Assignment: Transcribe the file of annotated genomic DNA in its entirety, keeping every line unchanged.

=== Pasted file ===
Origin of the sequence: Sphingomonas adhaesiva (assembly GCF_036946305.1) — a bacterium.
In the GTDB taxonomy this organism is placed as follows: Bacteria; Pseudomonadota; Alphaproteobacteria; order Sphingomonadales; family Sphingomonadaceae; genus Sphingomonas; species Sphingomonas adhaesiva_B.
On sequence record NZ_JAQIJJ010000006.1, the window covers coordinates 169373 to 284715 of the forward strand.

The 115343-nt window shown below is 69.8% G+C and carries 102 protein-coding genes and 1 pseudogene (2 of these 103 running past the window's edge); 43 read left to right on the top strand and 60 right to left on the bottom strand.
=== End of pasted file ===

Origin of the sequence: Sphingomonas adhaesiva (assembly GCF_036946305.1) — a bacterium.
In the GTDB taxonomy this organism is placed as follows: Bacteria; Pseudomonadota; Alphaproteobacteria; order Sphingomonadales; family Sphingomonadaceae; genus Sphingomonas; species Sphingomonas adhaesiva_B.
On sequence record NZ_JAQIJJ010000006.1, the window covers coordinates 169373 to 284715 of the forward strand.

The 115343-nt window shown below is 69.8% G+C and carries 102 protein-coding genes and 1 pseudogene (2 of these 103 running past the window's edge); 43 read left to right on the top strand and 60 right to left on the bottom strand.